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john davies
notes from a small vicar
from a parish
in Liverpool, UK

    Tuesday, May 11, 2004
    To Jim - salter-up of the soup of life
    Next week the new Pevsner Architectural Guide, Liverpool is published. And I'm keenly waiting to see what the young man who last year visited Holy Trinity, notebook in hand, has changed of Pevsner's observations on the church.

    Describing the building in 1969, Pevsner exclaimed:

    "Where [Sir Charles] Reilly's work is truly remarkable is inside. A chancel is created by square pillars which stand free above low enclosed spaces, one of them the vestry, the other the organ chamber. The pillars here of course appear as pilasters. This, it will be noticed, is a St Georges Hall motif." His report ended curtly: "Many TABLETS, none noteworthy."

    Jim wouldn't agree. To Jim, everything about Holy Trinity was noteworthy. From choirboy through warden to mischevious elder Jim took note of every detail, not just the architectural detail but the detail of people's lives. A great conversationalist, a lovely humourist, Jim also became Holy Trinity's historian as he put together a lifetime's anecdotes, clippings, quotes and collections into the self-published bicentenary book, The Life and Times of Wavertree Parish Church of The Holy Trinity 1794-1994.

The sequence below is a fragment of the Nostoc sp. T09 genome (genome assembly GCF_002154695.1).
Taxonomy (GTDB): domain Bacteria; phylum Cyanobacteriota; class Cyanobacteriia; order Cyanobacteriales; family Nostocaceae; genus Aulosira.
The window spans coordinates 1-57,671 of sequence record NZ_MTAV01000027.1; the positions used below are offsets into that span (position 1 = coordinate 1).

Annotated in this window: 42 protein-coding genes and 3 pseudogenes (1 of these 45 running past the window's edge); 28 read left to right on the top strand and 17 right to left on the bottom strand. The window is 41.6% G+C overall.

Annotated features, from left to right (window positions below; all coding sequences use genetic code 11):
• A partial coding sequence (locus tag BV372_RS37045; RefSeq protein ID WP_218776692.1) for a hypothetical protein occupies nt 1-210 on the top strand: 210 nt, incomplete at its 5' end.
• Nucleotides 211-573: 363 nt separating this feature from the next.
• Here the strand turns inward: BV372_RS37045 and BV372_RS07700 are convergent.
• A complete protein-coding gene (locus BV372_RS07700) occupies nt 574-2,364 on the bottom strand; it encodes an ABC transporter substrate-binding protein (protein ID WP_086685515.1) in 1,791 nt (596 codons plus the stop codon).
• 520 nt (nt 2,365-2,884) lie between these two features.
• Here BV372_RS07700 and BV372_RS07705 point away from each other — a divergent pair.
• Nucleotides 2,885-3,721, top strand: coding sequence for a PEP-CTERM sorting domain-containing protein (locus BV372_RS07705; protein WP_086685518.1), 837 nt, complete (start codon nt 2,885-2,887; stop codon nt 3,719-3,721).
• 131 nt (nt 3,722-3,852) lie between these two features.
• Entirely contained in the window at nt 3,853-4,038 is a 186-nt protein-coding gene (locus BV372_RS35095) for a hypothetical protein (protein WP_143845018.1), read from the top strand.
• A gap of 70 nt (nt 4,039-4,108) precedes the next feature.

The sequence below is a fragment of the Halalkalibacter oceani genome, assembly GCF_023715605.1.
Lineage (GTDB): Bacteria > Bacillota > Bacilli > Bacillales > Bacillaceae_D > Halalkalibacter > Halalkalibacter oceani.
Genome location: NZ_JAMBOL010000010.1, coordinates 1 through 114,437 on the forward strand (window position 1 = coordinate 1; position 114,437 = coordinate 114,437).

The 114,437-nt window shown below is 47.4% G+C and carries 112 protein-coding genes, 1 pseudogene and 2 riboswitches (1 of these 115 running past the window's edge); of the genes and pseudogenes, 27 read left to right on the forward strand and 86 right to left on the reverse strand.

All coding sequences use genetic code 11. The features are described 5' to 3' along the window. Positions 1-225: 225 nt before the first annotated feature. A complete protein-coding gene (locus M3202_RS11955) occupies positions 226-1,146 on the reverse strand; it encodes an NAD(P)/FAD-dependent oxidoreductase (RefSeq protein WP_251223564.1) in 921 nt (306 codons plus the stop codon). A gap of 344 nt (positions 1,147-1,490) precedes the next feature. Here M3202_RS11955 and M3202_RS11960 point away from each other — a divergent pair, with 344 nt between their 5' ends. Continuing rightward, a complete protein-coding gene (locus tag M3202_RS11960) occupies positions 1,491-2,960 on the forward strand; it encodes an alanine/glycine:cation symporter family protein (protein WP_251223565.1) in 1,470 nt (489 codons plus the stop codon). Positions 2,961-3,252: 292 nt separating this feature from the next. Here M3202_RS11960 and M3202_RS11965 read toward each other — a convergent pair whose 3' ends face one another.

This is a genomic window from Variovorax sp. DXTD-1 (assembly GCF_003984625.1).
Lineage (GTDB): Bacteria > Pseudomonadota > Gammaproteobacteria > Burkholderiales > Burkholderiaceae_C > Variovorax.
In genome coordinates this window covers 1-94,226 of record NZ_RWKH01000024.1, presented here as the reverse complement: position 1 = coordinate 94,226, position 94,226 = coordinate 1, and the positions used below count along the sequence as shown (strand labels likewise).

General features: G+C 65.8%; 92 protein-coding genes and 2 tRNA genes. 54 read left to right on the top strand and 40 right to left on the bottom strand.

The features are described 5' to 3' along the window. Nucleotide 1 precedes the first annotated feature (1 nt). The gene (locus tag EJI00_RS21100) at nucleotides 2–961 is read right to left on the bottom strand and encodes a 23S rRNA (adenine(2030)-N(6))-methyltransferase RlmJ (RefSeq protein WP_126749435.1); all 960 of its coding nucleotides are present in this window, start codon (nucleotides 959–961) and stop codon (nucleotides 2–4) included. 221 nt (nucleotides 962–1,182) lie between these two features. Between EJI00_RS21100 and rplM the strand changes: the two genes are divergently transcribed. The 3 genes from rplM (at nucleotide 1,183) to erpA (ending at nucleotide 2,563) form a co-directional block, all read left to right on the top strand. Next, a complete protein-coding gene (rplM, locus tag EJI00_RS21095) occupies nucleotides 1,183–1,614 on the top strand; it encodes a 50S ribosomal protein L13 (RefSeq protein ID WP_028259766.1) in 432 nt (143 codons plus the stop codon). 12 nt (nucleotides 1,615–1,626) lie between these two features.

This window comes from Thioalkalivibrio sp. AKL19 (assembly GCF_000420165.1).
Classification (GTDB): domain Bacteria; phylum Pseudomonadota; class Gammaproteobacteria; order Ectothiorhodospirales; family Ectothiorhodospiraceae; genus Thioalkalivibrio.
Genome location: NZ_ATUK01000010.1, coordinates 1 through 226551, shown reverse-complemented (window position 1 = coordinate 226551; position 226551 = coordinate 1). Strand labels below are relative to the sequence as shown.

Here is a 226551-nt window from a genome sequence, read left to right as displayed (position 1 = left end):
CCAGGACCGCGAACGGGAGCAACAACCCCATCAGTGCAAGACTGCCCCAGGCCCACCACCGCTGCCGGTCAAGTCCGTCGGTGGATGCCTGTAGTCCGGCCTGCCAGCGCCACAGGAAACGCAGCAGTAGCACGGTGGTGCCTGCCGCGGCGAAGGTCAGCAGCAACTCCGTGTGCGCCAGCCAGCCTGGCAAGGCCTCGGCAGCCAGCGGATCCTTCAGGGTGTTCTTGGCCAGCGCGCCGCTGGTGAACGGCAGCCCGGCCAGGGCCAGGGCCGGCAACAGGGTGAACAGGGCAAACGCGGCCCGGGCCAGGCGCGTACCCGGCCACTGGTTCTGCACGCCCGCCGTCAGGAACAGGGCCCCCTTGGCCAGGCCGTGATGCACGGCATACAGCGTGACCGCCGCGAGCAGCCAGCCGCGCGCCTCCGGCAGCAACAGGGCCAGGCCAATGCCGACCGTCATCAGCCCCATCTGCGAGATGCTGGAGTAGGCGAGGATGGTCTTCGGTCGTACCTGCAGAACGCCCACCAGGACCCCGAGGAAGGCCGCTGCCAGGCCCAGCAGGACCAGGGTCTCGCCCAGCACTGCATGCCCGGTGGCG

It sounds it, but none of this was dry or dusty. Jim may have been of old school bearing but his observations were bang up-to-date, his ear for a good story always keen. I would always feel a small thrill of anticipation as Jim sidled up to me before a service to share some favourite tale from his deep well of wit or to offer some considered wisdom on an affair of the day. We sighed together often on Sunday mornings after yet another miserable Saturday for our football team. We shared long afternoons in his sitting room poring over all sorts of fascinating documents of 200 years of Wavertree life. And we stood together to welcome folks to heritage weekends in that place which is another of this city's monuments to a time of great confidence and faith.

    I'm glad there are Jims in the world - keepers of knowledge for their community, sharers of stories to salt up the soup of life. I'm glad I've known Jim, who deeply enriched my understanding of Wavertree through his friendship and his book.

    The cover of Jim's book bears the imprint, "I was glad when they said unto me; we will go into the house of the Lord." He was - always glad to be there; and he gladdened others there by his presence. We'll be sad next week when we go there, because it'll be for Jim's funeral. He passed away gently yesterday, while mowing the lawn under a kindly Liverpool afternoon sun. But we'll not be too sad, I hope, for we know Jim's bound to be a keen member of that cloud of witnesses who accompany us on our way. He'll have a few wry stories to tell us about that St Paul by the time we get up there...